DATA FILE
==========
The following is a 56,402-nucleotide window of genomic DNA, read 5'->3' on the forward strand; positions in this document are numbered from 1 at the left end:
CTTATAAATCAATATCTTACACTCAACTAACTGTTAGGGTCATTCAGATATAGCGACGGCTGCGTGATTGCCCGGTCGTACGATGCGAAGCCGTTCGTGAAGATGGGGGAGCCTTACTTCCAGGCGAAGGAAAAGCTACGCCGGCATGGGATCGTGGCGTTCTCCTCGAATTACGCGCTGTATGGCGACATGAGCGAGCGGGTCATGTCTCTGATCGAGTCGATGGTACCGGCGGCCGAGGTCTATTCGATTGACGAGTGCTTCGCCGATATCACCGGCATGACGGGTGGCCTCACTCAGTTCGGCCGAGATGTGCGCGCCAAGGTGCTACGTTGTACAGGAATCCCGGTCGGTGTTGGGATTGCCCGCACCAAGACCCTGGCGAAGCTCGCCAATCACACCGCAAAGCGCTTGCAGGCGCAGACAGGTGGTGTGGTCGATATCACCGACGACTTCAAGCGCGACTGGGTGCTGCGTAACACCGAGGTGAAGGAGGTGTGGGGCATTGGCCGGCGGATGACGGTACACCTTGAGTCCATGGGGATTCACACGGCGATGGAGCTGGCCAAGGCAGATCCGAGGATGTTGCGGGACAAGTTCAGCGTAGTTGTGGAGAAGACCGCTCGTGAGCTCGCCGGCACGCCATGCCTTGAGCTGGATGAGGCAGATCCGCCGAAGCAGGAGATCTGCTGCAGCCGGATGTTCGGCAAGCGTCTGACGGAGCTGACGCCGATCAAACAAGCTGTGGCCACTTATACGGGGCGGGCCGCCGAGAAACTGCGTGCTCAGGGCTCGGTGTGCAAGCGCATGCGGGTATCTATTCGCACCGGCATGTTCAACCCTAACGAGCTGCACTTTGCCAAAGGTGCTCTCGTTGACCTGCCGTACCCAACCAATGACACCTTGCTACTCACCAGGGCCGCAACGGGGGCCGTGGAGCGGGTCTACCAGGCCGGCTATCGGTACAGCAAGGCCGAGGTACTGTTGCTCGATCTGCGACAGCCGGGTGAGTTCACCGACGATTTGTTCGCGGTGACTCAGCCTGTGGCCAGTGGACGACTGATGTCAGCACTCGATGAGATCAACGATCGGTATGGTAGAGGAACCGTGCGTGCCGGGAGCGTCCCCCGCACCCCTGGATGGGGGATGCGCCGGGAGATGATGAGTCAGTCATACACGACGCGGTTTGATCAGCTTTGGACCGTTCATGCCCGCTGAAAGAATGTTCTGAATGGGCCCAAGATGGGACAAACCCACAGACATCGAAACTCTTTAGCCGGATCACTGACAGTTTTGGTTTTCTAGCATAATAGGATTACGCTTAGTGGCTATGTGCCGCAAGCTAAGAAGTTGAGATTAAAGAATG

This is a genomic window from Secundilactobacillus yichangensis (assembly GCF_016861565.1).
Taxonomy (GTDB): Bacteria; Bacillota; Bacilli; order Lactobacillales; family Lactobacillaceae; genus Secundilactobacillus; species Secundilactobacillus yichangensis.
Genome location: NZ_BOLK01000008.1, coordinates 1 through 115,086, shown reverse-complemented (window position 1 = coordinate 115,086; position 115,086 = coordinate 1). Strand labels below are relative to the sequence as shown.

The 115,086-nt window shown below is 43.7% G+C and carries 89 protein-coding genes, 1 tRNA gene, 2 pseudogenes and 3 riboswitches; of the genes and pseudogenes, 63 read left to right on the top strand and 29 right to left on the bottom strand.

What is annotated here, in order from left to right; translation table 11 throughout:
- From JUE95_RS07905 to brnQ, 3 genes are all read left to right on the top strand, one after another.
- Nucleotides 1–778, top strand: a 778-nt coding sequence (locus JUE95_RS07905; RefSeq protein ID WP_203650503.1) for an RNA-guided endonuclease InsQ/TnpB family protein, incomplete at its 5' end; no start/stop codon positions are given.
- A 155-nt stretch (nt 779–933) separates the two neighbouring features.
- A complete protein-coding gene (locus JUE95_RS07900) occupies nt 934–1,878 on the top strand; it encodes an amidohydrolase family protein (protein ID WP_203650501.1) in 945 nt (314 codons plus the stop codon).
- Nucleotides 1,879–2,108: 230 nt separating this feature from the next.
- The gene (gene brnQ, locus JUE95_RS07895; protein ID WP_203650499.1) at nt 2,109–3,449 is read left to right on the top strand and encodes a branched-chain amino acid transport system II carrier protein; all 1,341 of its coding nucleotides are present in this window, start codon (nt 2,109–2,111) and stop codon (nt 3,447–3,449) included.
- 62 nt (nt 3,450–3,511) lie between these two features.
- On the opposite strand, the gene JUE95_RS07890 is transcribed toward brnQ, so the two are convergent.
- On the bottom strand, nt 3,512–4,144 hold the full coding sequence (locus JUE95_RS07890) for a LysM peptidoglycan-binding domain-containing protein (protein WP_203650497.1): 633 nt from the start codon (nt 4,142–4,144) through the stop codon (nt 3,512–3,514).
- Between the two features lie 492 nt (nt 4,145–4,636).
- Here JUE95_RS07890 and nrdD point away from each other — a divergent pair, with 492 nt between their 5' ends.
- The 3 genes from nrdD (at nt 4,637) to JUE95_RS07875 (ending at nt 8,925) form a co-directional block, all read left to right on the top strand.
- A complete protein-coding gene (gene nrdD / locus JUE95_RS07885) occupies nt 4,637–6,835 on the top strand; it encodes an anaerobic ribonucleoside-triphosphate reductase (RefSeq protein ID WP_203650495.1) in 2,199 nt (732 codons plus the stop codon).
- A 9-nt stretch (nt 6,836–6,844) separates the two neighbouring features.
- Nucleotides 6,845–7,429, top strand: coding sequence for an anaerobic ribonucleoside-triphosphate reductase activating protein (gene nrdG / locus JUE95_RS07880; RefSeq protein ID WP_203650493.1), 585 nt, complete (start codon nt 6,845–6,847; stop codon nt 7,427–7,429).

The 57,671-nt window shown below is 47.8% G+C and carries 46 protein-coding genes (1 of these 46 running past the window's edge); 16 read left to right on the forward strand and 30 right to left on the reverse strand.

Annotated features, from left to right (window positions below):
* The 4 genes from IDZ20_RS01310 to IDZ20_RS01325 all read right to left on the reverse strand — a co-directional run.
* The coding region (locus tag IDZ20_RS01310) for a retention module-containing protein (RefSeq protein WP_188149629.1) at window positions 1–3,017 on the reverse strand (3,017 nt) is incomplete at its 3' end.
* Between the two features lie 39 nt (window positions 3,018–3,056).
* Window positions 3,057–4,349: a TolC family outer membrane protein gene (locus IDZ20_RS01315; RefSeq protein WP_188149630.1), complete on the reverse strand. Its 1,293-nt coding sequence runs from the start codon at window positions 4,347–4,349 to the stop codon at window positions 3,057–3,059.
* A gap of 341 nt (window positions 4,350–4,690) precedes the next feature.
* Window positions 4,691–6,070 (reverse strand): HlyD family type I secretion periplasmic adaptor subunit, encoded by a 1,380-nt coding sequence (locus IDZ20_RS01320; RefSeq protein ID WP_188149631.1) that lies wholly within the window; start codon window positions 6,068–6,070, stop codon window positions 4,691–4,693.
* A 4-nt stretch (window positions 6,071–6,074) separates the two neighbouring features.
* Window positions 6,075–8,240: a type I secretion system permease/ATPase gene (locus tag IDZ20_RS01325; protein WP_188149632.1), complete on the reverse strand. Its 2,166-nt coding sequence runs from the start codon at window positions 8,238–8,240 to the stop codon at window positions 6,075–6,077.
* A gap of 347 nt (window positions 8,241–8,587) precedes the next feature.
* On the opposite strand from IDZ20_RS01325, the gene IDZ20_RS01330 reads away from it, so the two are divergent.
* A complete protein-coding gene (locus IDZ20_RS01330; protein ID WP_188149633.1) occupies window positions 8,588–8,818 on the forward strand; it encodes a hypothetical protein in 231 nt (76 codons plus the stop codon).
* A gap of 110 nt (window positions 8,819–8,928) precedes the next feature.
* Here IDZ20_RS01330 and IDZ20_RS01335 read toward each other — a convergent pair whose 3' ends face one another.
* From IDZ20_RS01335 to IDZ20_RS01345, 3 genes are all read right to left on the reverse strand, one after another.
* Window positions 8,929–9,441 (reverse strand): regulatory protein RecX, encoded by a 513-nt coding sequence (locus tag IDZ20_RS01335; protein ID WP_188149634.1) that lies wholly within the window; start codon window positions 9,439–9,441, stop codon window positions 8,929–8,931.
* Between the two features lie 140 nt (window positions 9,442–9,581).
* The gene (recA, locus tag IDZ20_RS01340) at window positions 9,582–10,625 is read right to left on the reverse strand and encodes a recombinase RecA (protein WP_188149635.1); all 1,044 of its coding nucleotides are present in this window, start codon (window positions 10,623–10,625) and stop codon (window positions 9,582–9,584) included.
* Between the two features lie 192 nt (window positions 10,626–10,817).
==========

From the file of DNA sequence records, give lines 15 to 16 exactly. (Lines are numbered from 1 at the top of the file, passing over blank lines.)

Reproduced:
- On the opposite strand, the gene JUE95_RS07890 is transcribed toward brnQ, so the two are convergent.
- On the bottom strand, nt 3,512–4,144 hold the full coding sequence (locus JUE95_RS07890) for a LysM peptidoglycan-binding domain-containing protein (protein WP_203650497.1): 633 nt from the start codon (nt 4,142–4,144) through the stop codon (nt 3,512–3,514).